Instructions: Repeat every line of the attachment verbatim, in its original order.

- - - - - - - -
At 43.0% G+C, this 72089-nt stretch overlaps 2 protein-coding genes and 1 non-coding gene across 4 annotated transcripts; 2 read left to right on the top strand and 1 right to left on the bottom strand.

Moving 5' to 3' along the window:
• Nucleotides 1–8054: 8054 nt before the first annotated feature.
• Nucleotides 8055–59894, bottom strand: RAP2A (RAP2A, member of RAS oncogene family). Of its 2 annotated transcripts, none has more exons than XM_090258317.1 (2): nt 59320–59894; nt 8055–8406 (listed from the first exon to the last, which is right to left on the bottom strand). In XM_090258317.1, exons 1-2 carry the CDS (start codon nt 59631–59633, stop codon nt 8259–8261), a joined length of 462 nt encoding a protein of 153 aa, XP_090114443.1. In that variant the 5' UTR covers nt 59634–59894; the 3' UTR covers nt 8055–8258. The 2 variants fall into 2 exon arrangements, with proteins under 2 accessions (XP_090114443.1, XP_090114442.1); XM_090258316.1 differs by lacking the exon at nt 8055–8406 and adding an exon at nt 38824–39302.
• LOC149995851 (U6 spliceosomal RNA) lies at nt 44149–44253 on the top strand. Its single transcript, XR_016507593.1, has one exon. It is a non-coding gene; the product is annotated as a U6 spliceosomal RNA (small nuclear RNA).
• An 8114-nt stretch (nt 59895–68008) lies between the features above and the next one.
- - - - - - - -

At 43.0% G+C, this 72089-nt stretch overlaps 2 protein-coding genes and 1 non-coding gene across 4 annotated transcripts; 2 read left to right on the top strand and 1 right to left on the bottom strand.

Moving 5' to 3' along the window:
• Nucleotides 1–8054: 8054 nt before the first annotated feature.
• Nucleotides 8055–59894, bottom strand: RAP2A (RAP2A, member of RAS oncogene family). Of its 2 annotated transcripts, none has more exons than XM_090258317.1 (2): nt 59320–59894; nt 8055–8406 (listed from the first exon to the last, which is right to left on the bottom strand). In XM_090258317.1, exons 1-2 carry the CDS (start codon nt 59631–59633, stop codon nt 8259–8261), a joined length of 462 nt encoding a protein of 153 aa, XP_090114443.1. In that variant the 5' UTR covers nt 59634–59894; the 3' UTR covers nt 8055–8258. The 2 variants fall into 2 exon arrangements, with proteins under 2 accessions (XP_090114443.1, XP_090114442.1); XM_090258316.1 differs by lacking the exon at nt 8055–8406 and adding an exon at nt 38824–39302.
• LOC149995851 (U6 spliceosomal RNA) lies at nt 44149–44253 on the top strand. Its single transcript, XR_016507593.1, has one exon. It is a non-coding gene; the product is annotated as a U6 spliceosomal RNA (small nuclear RNA).
• An 8114-nt stretch (nt 59895–68008) lies between the features above and the next one.